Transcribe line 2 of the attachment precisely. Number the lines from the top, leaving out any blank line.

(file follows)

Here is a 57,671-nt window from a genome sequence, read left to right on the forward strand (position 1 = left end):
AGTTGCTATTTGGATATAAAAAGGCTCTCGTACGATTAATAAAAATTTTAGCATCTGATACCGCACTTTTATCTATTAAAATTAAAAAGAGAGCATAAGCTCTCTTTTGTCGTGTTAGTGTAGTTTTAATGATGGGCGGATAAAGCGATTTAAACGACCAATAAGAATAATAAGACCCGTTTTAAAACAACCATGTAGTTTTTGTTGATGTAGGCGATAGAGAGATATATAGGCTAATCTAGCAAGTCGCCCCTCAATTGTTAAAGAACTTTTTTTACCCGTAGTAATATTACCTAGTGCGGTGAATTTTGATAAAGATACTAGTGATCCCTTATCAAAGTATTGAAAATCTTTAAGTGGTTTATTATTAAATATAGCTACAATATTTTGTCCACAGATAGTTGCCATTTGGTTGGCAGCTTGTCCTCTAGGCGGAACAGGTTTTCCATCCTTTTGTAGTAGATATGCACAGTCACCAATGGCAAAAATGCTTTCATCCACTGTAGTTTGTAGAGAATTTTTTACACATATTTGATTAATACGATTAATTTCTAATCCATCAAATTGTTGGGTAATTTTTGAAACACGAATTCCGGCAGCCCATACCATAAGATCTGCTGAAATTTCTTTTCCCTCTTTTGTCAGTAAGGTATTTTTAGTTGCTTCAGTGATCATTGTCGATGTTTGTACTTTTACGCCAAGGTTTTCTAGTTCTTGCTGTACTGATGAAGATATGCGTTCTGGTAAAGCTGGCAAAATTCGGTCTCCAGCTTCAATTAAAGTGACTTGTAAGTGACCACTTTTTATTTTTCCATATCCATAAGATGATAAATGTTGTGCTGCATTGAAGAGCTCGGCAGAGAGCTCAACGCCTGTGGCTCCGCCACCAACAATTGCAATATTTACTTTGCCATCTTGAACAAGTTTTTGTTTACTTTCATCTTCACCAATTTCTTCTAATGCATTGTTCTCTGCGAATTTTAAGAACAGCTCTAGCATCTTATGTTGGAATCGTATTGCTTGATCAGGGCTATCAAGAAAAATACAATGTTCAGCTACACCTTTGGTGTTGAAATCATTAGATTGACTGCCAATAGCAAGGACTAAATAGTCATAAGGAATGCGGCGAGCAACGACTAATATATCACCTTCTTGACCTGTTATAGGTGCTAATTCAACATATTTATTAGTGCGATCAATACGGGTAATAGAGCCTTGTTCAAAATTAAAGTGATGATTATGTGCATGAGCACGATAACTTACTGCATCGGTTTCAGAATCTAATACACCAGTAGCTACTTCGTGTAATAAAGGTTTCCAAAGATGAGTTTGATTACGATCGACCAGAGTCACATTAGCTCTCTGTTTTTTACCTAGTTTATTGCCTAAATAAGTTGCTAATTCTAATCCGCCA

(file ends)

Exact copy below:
AGTTGCTATTTGGATATAAAAAGGCTCTCGTACGATTAATAAAAATTTTAGCATCTGATACCGCACTTTTATCTATTAAAATTAAAAAGAGAGCATAAGCTCTCTTTTGTCGTGTTAGTGTAGTTTTAATGATGGGCGGATAAAGCGATTTAAACGACCAATAAGAATAATAAGACCCGTTTTAAAACAACCATGTAGTTTTTGTTGATGTAGGCGATAGAGAGATATATAGGCTAATCTAGCAAGTCGCCCCTCAATTGTTAAAGAACTTTTTTTACCCGTAGTAATATTACCTAGTGCGGTGAATTTTGATAAAGATACTAGTGATCCCTTATCAAAGTATTGAAAATCTTTAAGTGGTTTATTATTAAATATAGCTACAATATTTTGTCCACAGATAGTTGCCATTTGGTTGGCAGCTTGTCCTCTAGGCGGAACAGGTTTTCCATCCTTTTGTAGTAGATATGCACAGTCACCAATGGCAAAAATGCTTTCATCCACTGTAGTTTGTAGAGAATTTTTTACACATATTTGATTAATACGATTAATTTCTAATCCATCAAATTGTTGGGTAATTTTTGAAACACGAATTCCGGCAGCCCATACCATAAGATCTGCTGAAATTTCTTTTCCCTCTTTTGTCAGTAAGGTATTTTTAGTTGCTTCAGTGATCATTGTCGATGTTTGTACTTTTACGCCAAGGTTTTCTAGTTCTTGCTGTACTGATGAAGATATGCGTTCTGGTAAAGCTGGCAAAATTCGGTCTCCAGCTTCAATTAAAGTGACTTGTAAGTGACCACTTTTTATTTTTCCATATCCATAAGATGATAAATGTTGTGCTGCATTGAAGAGCTCGGCAGAGAGCTCAACGCCTGTGGCTCCGCCACCAACAATTGCAATATTTACTTTGCCATCTTGAACAAGTTTTTGTTTACTTTCATCTTCACCAATTTCTTCTAATGCATTGTTCTCTGCGAATTTTAAGAACAGCTCTAGCATCTTATGTTGGAATCGTATTGCTTGATCAGGGCTATCAAGAAAAATACAATGTTCAGCTACACCTTTGGTGTTGAAATCATTAGATTGACTGCCAATAGCAAGGACTAAATAGTCATAAGGAATGCGGCGAGCAACGACTAATATATCACCTTCTTGACCTGTTATAGGTGCTAATTCAACATATTTATTAGTGCGATCAATACGGGTAATAGAGCCTTGTTCAAAATTAAAGTGATGATTATGTGCATGAGCACGATAACTTACTGCATCGGTTTCAGAATCTAATACACCAGTAGCTACTTCGTGTAATAAAGGTTTCCAAAGATGAGTTTGATTACGATCGACCAGAGTCACATTAGCTCTCTGTTTTTTACCTAGTTTATTGCCTAAATAAGTTGCTAATTCTAATCCGCCA